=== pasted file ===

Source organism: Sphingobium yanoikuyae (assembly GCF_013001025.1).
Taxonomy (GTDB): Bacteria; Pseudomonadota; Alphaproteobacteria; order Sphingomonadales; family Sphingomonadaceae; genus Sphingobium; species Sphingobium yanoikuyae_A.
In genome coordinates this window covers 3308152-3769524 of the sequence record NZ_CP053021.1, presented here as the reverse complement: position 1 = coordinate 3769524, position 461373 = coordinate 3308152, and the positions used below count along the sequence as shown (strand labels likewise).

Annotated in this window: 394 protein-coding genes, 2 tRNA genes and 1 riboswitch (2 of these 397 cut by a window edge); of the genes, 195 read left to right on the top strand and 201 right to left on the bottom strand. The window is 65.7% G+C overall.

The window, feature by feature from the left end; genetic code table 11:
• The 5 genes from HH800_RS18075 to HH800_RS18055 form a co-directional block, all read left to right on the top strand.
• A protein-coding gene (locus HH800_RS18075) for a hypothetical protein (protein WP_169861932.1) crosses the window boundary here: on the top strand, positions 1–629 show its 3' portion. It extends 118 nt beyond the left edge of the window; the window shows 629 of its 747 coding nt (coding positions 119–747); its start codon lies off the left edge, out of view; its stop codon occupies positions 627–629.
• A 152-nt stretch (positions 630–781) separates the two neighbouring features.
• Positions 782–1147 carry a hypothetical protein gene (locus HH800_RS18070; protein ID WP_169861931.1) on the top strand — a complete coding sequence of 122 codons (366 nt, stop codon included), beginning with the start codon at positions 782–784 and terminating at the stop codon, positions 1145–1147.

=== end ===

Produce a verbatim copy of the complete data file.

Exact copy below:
Source organism: Sphingobium yanoikuyae (assembly GCF_013001025.1).
Taxonomy (GTDB): Bacteria; Pseudomonadota; Alphaproteobacteria; order Sphingomonadales; family Sphingomonadaceae; genus Sphingobium; species Sphingobium yanoikuyae_A.
In genome coordinates this window covers 3308152-3769524 of the sequence record NZ_CP053021.1, presented here as the reverse complement: position 1 = coordinate 3769524, position 461373 = coordinate 3308152, and the positions used below count along the sequence as shown (strand labels likewise).

Annotated in this window: 394 protein-coding genes, 2 tRNA genes and 1 riboswitch (2 of these 397 cut by a window edge); of the genes, 195 read left to right on the top strand and 201 right to left on the bottom strand. The window is 65.7% G+C overall.

The window, feature by feature from the left end; genetic code table 11:
• The 5 genes from HH800_RS18075 to HH800_RS18055 form a co-directional block, all read left to right on the top strand.
• A protein-coding gene (locus HH800_RS18075) for a hypothetical protein (protein WP_169861932.1) crosses the window boundary here: on the top strand, positions 1–629 show its 3' portion. It extends 118 nt beyond the left edge of the window; the window shows 629 of its 747 coding nt (coding positions 119–747); its start codon lies off the left edge, out of view; its stop codon occupies positions 627–629.
• A 152-nt stretch (positions 630–781) separates the two neighbouring features.
• Positions 782–1147 carry a hypothetical protein gene (locus HH800_RS18070; protein ID WP_169861931.1) on the top strand — a complete coding sequence of 122 codons (366 nt, stop codon included), beginning with the start codon at positions 782–784 and terminating at the stop codon, positions 1145–1147.